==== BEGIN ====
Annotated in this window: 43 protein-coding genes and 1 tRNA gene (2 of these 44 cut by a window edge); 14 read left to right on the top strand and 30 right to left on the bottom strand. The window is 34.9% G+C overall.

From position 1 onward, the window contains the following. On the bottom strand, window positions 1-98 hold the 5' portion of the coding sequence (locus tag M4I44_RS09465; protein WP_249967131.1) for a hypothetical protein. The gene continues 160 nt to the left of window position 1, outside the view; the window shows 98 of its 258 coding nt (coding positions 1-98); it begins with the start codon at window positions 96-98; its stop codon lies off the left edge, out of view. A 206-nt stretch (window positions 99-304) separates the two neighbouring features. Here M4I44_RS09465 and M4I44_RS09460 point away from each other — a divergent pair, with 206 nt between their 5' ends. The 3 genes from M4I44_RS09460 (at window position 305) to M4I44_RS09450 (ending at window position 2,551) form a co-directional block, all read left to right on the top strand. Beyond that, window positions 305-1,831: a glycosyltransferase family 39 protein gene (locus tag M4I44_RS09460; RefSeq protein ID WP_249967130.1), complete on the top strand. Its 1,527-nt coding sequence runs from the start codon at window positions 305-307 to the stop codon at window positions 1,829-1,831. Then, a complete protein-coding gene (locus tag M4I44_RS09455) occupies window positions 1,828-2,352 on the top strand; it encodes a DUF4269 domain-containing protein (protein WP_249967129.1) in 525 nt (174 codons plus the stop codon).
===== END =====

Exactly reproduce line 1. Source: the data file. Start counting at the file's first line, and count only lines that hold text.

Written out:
Annotated in this window: 43 protein-coding genes and 1 tRNA gene (2 of these 44 cut by a window edge); 14 read left to right on the top strand and 30 right to left on the bottom strand. The window is 34.9% G+C overall.